RAINN is launching a Spanish-language crisis hotline. (Photo courtesy of RAINN)

Across the country, thousands of sexual assault survivors have contacted the Rape, Abuse and Incest National Network to ask: Is there help for people who speak Spanish?

The inquiries don’t usually come from Los Angeles or Miami, RAINN president Scott Berkowitz said. Cities with large Hispanic populations are generally better equipped to help Spanish-speaking residents through trauma.

But for the Mexican immigrant in Nebraska or, say, the Cuban native in Indiana, resources may feel out of reach. “They want to understand what happened to them,” Berkowitz said. “They want to talk to someone who’s been trained in helping survivors take steps toward recovery. It’s a difficult issue to talk about -- and it helps to do it in your own language.”

Talking isn’t everything. Beyond mere words, a counselor who grew up speaking a survivor’s language may also better understand the cultural factors that can intensify anguish.

Nearly 38 million people in the United States speak primarily Spanish at home, according to the Census Bureau. More than 17 percent of women who speak Spanish have experienced some form of sexual violence, according to a study funded by the Department of Justice.

RAINN announced a new crisis hotline Tuesday to accommodate them. The number for English speakers (800-656-HOPE), which launched in 1994, receives 14,000 monthly calls, Berkowitz said. His organization hired more than 40 new employees to handle an expected influx of new callers.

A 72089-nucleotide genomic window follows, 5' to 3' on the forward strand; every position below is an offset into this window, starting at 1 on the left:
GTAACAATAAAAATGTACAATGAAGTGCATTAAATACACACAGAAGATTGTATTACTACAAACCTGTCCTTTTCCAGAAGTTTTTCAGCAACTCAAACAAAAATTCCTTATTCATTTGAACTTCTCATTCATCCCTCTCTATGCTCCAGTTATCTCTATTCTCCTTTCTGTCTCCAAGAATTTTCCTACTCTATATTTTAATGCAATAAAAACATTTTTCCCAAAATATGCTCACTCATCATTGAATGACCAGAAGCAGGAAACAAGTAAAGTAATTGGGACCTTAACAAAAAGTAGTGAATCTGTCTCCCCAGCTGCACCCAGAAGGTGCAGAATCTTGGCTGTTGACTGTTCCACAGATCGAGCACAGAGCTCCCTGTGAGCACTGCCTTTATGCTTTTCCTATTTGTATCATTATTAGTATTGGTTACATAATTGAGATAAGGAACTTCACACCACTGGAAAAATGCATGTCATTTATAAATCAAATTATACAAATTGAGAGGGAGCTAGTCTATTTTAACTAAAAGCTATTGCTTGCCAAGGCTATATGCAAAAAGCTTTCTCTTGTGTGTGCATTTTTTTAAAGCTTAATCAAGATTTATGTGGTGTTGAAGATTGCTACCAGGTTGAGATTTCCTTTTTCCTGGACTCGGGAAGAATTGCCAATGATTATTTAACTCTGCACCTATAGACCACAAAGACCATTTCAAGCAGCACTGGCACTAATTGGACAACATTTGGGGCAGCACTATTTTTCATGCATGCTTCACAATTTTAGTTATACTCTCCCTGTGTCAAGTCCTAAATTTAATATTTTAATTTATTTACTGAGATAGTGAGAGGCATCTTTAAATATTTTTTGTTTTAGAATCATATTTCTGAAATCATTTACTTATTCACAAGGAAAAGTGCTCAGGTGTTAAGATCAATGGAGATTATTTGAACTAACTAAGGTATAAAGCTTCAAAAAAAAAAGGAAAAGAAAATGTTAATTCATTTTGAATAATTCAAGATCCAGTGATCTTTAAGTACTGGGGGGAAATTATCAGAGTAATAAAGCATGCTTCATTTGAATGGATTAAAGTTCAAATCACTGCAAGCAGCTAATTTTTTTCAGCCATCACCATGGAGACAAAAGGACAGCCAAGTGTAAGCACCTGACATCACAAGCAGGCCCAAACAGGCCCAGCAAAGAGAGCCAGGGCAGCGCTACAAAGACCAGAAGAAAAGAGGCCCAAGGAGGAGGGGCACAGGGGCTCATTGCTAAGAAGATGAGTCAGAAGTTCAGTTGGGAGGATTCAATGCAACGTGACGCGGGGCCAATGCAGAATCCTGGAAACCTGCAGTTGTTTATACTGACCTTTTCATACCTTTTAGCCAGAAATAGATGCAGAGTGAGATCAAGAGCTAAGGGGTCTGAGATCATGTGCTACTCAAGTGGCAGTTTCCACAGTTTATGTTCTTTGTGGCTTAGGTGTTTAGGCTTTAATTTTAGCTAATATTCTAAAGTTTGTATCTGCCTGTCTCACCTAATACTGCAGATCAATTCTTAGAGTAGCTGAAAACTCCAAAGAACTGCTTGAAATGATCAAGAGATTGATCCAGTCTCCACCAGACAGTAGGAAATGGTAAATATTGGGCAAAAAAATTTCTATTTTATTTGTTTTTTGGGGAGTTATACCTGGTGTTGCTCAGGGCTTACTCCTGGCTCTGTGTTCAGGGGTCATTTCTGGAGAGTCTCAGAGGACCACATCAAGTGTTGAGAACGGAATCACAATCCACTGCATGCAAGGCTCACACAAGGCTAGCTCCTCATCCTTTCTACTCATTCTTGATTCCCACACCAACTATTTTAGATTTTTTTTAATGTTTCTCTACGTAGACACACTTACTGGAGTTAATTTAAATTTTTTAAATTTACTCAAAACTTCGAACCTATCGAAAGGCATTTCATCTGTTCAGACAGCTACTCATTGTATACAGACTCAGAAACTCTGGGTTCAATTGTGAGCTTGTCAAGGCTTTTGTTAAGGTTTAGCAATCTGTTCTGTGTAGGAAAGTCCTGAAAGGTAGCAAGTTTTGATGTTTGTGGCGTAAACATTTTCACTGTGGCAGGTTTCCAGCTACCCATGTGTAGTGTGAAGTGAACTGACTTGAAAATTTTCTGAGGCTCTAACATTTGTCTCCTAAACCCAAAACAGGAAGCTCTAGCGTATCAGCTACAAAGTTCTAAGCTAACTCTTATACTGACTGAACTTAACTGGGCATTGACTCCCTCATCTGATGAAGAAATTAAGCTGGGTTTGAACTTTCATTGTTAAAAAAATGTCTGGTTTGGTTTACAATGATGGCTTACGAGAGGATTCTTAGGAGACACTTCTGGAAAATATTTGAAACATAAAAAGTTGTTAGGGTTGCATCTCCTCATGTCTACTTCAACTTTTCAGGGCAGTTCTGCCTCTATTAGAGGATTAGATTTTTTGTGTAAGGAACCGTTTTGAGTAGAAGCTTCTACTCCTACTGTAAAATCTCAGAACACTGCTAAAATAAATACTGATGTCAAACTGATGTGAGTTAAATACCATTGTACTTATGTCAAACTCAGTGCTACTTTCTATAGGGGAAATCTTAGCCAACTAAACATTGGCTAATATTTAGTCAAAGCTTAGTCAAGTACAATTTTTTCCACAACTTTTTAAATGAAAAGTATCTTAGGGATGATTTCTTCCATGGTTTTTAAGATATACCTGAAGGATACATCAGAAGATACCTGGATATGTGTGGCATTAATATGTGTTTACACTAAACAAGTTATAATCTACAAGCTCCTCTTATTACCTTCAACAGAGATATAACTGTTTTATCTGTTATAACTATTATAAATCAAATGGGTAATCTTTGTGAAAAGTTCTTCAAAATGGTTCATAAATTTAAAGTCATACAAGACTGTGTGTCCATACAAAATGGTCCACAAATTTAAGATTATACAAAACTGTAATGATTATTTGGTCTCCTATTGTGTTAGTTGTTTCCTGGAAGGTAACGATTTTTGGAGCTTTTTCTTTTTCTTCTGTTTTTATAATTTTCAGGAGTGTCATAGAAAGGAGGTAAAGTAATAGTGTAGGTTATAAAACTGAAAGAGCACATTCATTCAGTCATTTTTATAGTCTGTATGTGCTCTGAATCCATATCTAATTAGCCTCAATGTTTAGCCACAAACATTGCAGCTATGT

The Spanish hotline is a valuable new tool for native speakers who may feel isolated. Psychologists say going over an attack in a safe space can reduce anxiety and depression. Evidence also suggests there are differences across races in how psychological symptoms develop after a sexual assault.

Researchers at the University of Illinois, for example, found female African American college students who experienced an earlier attack were more likely than their white counterparts to blame themselves for their most recent sexual assault, which further damaged their self-esteem.

Hispanic survivors face specific barriers to seeking help, according to "No Mas," a survey of 800 people who identify as Latino or Latina in the United States. Forty-one percent of respondents said the primary reason a sexual assault survivor may not come forward is fear of deportation. Thirty-nine percent said fear of losing their children may stop someone from reaching out.

The act of discussing and reporting rape is already stressful, Berkowitz said. There shouldn't be an additional fear of losing your home or family.

"We often hear from survivors this common feeling of: I was responsible," he said. "We want you to know: It wasn't your fault."